The bandits were reportedly making an eastern push into the nation’s capital when Nigerian soldiers intercepted them at joint security forces barricades close to Zuma Rock.
A spontaneous exchange of gunfire raged near Abuja on Thursday night between Nigerian soldiers and armed bandits, according to a security officer and witnesses’ accounts.
The battle reportedly took place between Zuba and Madalla, both satellite communities of the Nigerian capital city, with the latter being part of the contiguous Niger State, witnesses said, without immediate reports of fatalities.
Witnesses said that the bandits were reportedly making an eastern push into the nation’s capital when Nigerian soldiers intercepted them at joint security forces barricades close to Zuma Rock.
“We were going on patrol when we heard about an ongoing fight between soldiers and bandits,” a police officer in the nation’s capital told Peoples Gazette by telephone late Thursday. “They tried to radio us that it was a bad situation there.”
The officer said the situation was too fuzzy to provide further details about the attack, speaking under anonymity because he was not an authorized police spokesperson. Soldiers from Suleja Barracks were said to have been put on high alert, although it was unclear if the facility was attacked.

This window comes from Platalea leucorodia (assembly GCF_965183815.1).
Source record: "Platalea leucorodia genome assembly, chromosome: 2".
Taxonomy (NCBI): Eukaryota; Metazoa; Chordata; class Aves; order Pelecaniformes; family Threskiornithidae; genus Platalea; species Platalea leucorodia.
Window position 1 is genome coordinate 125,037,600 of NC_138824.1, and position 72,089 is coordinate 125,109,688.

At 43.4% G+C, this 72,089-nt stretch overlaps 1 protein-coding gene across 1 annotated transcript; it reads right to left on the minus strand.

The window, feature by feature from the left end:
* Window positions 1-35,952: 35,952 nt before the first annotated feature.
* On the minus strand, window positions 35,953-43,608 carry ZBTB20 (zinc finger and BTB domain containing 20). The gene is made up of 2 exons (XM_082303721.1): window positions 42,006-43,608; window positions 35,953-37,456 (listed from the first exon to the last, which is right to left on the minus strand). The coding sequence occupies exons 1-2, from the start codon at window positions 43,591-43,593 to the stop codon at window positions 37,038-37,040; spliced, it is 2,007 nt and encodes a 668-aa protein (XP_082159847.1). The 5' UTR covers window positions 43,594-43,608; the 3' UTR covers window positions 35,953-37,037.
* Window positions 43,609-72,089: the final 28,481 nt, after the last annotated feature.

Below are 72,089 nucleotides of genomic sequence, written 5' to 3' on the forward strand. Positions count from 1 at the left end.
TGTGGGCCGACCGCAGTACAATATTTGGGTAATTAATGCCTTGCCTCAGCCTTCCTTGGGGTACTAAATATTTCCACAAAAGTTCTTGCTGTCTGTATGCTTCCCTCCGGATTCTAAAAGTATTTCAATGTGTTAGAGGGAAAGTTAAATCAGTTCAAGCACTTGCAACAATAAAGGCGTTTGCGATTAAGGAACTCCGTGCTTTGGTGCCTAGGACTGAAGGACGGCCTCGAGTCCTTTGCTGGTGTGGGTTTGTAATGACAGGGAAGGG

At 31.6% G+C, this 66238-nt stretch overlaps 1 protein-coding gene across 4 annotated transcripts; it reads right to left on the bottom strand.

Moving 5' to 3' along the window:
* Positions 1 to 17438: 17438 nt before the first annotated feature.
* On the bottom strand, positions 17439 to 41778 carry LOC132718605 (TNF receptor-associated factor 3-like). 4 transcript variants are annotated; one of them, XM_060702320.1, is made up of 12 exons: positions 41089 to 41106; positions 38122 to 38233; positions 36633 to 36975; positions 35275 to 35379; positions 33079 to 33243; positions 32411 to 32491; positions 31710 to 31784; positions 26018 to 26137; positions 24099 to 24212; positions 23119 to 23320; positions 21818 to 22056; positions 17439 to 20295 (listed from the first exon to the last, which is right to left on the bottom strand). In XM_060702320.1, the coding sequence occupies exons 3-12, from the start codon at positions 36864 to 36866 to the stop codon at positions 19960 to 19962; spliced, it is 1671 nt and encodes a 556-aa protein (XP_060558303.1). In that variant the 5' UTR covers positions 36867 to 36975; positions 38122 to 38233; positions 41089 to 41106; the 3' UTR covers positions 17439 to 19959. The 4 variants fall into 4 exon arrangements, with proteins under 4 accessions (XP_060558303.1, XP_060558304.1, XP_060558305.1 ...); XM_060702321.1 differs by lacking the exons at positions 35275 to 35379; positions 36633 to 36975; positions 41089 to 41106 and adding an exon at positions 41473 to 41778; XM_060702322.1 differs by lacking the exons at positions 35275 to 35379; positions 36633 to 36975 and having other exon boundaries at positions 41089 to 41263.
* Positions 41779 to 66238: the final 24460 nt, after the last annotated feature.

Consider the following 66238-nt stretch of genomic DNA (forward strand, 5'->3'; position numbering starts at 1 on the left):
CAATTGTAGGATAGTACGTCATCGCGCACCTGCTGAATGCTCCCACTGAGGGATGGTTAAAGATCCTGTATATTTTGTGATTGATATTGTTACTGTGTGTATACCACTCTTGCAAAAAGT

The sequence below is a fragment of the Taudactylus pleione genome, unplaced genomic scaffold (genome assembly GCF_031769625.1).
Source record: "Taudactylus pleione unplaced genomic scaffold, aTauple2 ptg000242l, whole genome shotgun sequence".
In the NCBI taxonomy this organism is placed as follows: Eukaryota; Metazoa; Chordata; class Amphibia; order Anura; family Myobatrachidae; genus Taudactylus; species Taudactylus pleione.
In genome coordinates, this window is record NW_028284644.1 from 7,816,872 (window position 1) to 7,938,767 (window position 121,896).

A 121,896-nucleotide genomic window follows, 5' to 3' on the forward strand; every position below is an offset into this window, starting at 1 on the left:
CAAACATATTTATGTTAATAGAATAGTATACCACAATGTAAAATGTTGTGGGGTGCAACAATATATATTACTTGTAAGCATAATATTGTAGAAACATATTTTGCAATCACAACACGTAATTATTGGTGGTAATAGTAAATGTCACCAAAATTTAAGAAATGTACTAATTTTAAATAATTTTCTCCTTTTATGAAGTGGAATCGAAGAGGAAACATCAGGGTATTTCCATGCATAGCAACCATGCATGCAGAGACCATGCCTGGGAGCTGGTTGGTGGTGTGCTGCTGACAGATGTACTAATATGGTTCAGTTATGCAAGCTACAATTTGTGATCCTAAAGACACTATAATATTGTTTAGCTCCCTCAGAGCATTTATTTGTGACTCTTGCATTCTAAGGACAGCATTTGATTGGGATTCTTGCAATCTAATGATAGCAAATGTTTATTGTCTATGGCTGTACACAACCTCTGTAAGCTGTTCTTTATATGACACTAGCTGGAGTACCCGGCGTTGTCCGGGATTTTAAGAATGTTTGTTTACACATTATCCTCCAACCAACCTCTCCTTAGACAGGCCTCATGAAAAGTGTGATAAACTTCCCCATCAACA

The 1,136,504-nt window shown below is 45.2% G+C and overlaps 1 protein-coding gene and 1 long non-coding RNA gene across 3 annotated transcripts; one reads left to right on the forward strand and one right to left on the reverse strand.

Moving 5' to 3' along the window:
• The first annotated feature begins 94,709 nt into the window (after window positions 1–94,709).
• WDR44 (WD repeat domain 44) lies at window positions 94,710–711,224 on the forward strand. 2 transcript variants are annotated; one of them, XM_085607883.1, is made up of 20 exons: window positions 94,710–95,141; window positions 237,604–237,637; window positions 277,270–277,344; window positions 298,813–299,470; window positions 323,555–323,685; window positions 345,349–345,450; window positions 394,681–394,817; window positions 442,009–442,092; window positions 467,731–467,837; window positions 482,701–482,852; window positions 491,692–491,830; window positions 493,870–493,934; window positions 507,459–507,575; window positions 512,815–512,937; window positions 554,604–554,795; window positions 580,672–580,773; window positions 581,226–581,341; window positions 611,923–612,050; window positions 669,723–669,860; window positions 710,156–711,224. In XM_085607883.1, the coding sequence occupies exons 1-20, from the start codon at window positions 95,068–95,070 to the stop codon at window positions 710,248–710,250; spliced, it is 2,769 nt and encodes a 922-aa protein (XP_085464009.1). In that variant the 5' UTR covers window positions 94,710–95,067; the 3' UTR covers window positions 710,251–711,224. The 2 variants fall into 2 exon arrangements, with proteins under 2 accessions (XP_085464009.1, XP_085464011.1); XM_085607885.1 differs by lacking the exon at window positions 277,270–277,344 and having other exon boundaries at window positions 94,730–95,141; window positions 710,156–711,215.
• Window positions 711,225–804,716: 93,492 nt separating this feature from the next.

Witnesses’ accounts, including videos on social media, revealed severe traffic build-up as motorists remained trapped on the Abuja-Kaduna highway amidst fear of being caught in the crossfire.
Abdullahi Saidu, a resident of Zuba, told The Gazette the bandits had reportedly attacked villages while foraging along the highway.
“The bandits attacked some villages near Madalla and packed food on their motorbikes,” Mr Saidu said. “Some of the village people have been running towards Madalla because the bandits are riding their motorcycles to Abuja.”
A spokesman for the Nigerian Army did not immediately return a request about the attack, which comes three days after about a dozen soldiers were killed by bandits in Bwari, another suburb of the Nigerian capital.
The Nigerian Army said 30 bandits who took part in the attack were killed, although no independent confirmation was provided, and the military’s internal memo did not report enemy casualties during the battle near the Nigerian Law School.
Earlier on Thursday, President Muhammadu Buhari held a meeting of national security chiefs at the State House, during which he reportedly gave security agencies additional instructions on how to forestall the raging insecurity.